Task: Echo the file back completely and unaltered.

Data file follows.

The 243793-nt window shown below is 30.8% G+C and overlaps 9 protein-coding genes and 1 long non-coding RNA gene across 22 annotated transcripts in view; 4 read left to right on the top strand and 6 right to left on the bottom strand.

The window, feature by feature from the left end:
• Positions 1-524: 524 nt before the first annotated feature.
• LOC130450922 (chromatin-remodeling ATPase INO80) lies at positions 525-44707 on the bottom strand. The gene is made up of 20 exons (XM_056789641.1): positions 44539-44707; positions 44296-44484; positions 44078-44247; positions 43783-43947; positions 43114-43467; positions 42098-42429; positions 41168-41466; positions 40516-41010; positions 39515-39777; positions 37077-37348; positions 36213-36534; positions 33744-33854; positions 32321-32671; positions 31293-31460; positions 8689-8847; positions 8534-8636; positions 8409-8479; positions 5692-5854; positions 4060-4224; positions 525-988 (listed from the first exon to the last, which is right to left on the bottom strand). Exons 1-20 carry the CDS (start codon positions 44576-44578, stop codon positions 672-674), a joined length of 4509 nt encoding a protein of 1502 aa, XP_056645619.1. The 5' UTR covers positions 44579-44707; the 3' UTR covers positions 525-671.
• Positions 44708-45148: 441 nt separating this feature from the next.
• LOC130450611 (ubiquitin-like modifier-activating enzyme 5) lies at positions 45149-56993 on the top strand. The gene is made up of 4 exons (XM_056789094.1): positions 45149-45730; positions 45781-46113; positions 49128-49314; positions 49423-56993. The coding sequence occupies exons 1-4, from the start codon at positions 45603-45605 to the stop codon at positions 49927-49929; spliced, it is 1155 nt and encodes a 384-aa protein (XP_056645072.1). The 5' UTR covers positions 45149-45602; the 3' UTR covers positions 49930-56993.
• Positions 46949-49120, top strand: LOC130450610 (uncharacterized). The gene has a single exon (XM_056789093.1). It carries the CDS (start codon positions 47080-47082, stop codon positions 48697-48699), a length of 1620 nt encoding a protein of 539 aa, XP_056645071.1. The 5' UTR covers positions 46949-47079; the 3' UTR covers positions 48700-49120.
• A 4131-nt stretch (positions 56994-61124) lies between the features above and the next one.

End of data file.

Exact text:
The 243793-nt window shown below is 30.8% G+C and overlaps 9 protein-coding genes and 1 long non-coding RNA gene across 22 annotated transcripts in view; 4 read left to right on the top strand and 6 right to left on the bottom strand.

The window, feature by feature from the left end:
• Positions 1-524: 524 nt before the first annotated feature.
• LOC130450922 (chromatin-remodeling ATPase INO80) lies at positions 525-44707 on the bottom strand. The gene is made up of 20 exons (XM_056789641.1): positions 44539-44707; positions 44296-44484; positions 44078-44247; positions 43783-43947; positions 43114-43467; positions 42098-42429; positions 41168-41466; positions 40516-41010; positions 39515-39777; positions 37077-37348; positions 36213-36534; positions 33744-33854; positions 32321-32671; positions 31293-31460; positions 8689-8847; positions 8534-8636; positions 8409-8479; positions 5692-5854; positions 4060-4224; positions 525-988 (listed from the first exon to the last, which is right to left on the bottom strand). Exons 1-20 carry the CDS (start codon positions 44576-44578, stop codon positions 672-674), a joined length of 4509 nt encoding a protein of 1502 aa, XP_056645619.1. The 5' UTR covers positions 44579-44707; the 3' UTR covers positions 525-671.
• Positions 44708-45148: 441 nt separating this feature from the next.
• LOC130450611 (ubiquitin-like modifier-activating enzyme 5) lies at positions 45149-56993 on the top strand. The gene is made up of 4 exons (XM_056789094.1): positions 45149-45730; positions 45781-46113; positions 49128-49314; positions 49423-56993. The coding sequence occupies exons 1-4, from the start codon at positions 45603-45605 to the stop codon at positions 49927-49929; spliced, it is 1155 nt and encodes a 384-aa protein (XP_056645072.1). The 5' UTR covers positions 45149-45602; the 3' UTR covers positions 49930-56993.
• Positions 46949-49120, top strand: LOC130450610 (uncharacterized). The gene has a single exon (XM_056789093.1). It carries the CDS (start codon positions 47080-47082, stop codon positions 48697-48699), a length of 1620 nt encoding a protein of 539 aa, XP_056645071.1. The 5' UTR covers positions 46949-47079; the 3' UTR covers positions 48700-49120.
• A 4131-nt stretch (positions 56994-61124) lies between the features above and the next one.